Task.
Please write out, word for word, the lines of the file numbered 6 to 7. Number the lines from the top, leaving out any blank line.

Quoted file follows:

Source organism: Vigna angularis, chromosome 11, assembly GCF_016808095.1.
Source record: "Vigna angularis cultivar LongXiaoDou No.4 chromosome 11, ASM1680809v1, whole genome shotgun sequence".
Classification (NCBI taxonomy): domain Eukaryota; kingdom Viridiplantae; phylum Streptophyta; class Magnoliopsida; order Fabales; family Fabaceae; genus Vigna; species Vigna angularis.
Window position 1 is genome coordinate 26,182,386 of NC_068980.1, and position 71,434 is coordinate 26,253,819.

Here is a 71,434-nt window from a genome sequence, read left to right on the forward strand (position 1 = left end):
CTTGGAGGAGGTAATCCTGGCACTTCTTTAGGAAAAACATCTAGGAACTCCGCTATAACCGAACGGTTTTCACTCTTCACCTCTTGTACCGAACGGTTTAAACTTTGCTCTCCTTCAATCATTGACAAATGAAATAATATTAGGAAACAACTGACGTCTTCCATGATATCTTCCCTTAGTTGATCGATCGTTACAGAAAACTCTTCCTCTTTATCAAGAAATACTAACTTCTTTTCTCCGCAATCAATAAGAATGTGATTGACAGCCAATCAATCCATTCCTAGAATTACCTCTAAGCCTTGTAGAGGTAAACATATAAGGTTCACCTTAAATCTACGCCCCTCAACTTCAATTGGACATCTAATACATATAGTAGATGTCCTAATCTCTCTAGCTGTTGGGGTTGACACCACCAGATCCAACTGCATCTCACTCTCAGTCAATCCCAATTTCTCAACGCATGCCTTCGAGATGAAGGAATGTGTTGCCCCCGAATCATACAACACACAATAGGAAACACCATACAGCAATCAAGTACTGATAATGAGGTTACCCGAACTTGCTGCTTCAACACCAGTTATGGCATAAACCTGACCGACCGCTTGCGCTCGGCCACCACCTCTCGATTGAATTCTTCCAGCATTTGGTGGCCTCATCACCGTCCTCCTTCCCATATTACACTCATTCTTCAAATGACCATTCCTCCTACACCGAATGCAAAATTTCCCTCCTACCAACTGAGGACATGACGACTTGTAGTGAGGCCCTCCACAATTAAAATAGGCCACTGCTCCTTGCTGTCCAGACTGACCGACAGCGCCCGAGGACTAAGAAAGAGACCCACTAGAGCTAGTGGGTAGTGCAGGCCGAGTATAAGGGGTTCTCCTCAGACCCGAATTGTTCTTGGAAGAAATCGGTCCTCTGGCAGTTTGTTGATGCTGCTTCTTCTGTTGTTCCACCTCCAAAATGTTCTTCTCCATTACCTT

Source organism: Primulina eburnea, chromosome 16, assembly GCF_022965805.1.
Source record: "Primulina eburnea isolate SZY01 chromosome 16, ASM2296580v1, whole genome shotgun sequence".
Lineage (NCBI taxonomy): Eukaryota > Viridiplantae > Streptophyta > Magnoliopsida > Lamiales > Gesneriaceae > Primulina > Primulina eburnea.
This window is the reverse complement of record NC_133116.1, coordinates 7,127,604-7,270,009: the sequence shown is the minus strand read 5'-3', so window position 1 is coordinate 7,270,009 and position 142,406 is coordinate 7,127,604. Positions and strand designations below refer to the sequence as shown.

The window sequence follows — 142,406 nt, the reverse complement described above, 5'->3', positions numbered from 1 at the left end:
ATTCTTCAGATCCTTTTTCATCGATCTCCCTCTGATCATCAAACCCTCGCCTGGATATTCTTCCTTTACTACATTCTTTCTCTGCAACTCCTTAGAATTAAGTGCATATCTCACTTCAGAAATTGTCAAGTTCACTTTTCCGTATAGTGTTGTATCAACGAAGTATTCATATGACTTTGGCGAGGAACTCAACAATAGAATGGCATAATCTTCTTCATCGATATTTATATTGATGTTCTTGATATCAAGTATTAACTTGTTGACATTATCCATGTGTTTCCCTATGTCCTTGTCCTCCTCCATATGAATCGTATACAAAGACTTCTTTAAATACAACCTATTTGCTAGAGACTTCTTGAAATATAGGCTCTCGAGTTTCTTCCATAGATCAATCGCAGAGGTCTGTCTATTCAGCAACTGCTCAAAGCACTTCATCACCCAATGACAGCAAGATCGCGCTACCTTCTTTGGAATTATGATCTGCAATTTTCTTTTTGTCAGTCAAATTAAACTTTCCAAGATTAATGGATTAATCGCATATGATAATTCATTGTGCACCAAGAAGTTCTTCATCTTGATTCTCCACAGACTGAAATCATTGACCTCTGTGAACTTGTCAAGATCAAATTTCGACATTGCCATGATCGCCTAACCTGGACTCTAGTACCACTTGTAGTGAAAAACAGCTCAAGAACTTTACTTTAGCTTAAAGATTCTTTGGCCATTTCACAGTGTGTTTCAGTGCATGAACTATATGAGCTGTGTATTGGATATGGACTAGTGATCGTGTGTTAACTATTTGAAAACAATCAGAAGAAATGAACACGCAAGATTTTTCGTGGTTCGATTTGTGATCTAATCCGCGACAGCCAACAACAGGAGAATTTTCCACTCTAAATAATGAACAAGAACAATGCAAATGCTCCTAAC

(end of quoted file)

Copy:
CTTGGAGGAGGTAATCCTGGCACTTCTTTAGGAAAAACATCTAGGAACTCCGCTATAACCGAACGGTTTTCACTCTTCACCTCTTGTACCGAACGGTTTAAACTTTGCTCTCCTTCAATCATTGACAAATGAAATAATATTAGGAAACAACTGACGTCTTCCATGATATCTTCCCTTAGTTGATCGATCGTTACAGAAAACTCTTCCTCTTTATCAAGAAATACTAACTTCTTTTCTCCGCAATCAATAAGAATGTGATTGACAGCCAATCAATCCATTCCTAGAATTACCTCTAAGCCTTGTAGAGGTAAACATATAAGGTTCACCTTAAATCTACGCCCCTCAACTTCAATTGGACATCTAATACATATAGTAGATGTCCTAATCTCTCTAGCTGTTGGGGTTGACACCACCAGATCCAACTGCATCTCACTCTCAGTCAATCCCAATTTCTCAACGCATGCCTTCGAGATGAAGGAATGTGTTGCCCCCGAATCATACAACACACAATAGGAAACACCATACAGCAATCAAGTACTGATAATGAGGTTACCCGAACTTGCTGCTTCAACACCAGTTATGGCATAAACCTGACCGACCGCTTGCGCTCGGCCACCACCTCTCGATTGAATTCTTCCAGCATTTGGTGGCCTCATCACCGTCCTCCTTCCCATATTACACTCATTCTTCAAATGACCATTCCTCCTACACCGAATGCAAAATTTCCCTCCTACCAACTGAGGACATGACGACTTGTAGTGAGGCCCTCCACAATTAAAATAGGCCACTGCTCCTTGCTGTCCAGACTGACCGACAGCGCCCGAGGACTAAGAAAGAGACCCACTAGAGCTAGTGGGTAGTGCAGGCCGAGTATAAGGGGTTCTCCTCAGACCCGAATTGTTCTTGGAAGAAATCGGTCCTCTGGCAGTTTGTTGATGCTGCTTCTTCTGTTGTTCCACCTCCAAAATGTTCTTCTCCATTACCTT

Source organism: Primulina eburnea, chromosome 16, assembly GCF_022965805.1.